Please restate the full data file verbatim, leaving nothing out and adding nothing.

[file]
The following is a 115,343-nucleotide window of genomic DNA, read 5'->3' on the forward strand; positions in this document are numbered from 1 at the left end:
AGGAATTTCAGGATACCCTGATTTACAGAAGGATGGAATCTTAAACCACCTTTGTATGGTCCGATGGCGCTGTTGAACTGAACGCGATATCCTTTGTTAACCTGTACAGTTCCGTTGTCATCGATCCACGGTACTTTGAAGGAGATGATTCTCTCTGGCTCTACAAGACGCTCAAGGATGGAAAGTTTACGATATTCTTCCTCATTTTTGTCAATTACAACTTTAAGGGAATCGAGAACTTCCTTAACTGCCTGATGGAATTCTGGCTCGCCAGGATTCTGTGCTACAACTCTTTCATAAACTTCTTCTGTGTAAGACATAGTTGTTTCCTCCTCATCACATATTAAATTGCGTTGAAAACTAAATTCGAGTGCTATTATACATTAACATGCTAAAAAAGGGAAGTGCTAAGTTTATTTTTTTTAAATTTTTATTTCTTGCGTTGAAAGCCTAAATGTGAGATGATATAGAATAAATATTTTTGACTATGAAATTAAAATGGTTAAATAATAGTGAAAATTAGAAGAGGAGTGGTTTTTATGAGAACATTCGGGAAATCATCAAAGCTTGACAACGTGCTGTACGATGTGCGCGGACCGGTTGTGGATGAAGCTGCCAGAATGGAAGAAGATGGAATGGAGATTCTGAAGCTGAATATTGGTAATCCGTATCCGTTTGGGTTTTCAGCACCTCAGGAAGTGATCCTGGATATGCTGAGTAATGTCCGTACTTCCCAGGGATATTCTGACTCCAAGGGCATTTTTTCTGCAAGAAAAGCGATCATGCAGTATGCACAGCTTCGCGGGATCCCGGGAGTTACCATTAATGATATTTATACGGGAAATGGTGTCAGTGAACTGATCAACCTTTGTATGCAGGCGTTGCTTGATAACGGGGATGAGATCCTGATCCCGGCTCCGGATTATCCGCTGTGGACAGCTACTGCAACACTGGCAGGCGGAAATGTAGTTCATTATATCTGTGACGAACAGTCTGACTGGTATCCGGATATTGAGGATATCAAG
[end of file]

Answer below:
The following is a 115,343-nucleotide window of genomic DNA, read 5'->3' on the forward strand; positions in this document are numbered from 1 at the left end:
AGGAATTTCAGGATACCCTGATTTACAGAAGGATGGAATCTTAAACCACCTTTGTATGGTCCGATGGCGCTGTTGAACTGAACGCGATATCCTTTGTTAACCTGTACAGTTCCGTTGTCATCGATCCACGGTACTTTGAAGGAGATGATTCTCTCTGGCTCTACAAGACGCTCAAGGATGGAAAGTTTACGATATTCTTCCTCATTTTTGTCAATTACAACTTTAAGGGAATCGAGAACTTCCTTAACTGCCTGATGGAATTCTGGCTCGCCAGGATTCTGTGCTACAACTCTTTCATAAACTTCTTCTGTGTAAGACATAGTTGTTTCCTCCTCATCACATATTAAATTGCGTTGAAAACTAAATTCGAGTGCTATTATACATTAACATGCTAAAAAAGGGAAGTGCTAAGTTTATTTTTTTTAAATTTTTATTTCTTGCGTTGAAAGCCTAAATGTGAGATGATATAGAATAAATATTTTTGACTATGAAATTAAAATGGTTAAATAATAGTGAAAATTAGAAGAGGAGTGGTTTTTATGAGAACATTCGGGAAATCATCAAAGCTTGACAACGTGCTGTACGATGTGCGCGGACCGGTTGTGGATGAAGCTGCCAGAATGGAAGAAGATGGAATGGAGATTCTGAAGCTGAATATTGGTAATCCGTATCCGTTTGGGTTTTCAGCACCTCAGGAAGTGATCCTGGATATGCTGAGTAATGTCCGTACTTCCCAGGGATATTCTGACTCCAAGGGCATTTTTTCTGCAAGAAAAGCGATCATGCAGTATGCACAGCTTCGCGGGATCCCGGGAGTTACCATTAATGATATTTATACGGGAAATGGTGTCAGTGAACTGATCAACCTTTGTATGCAGGCGTTGCTTGATAACGGGGATGAGATCCTGATCCCGGCTCCGGATTATCCGCTGTGGACAGCTACTGCAACACTGGCAGGCGGAAATGTAGTTCATTATATCTGTGACGAACAGTCTGACTGGTATCCGGATATTGAGGATATCAAG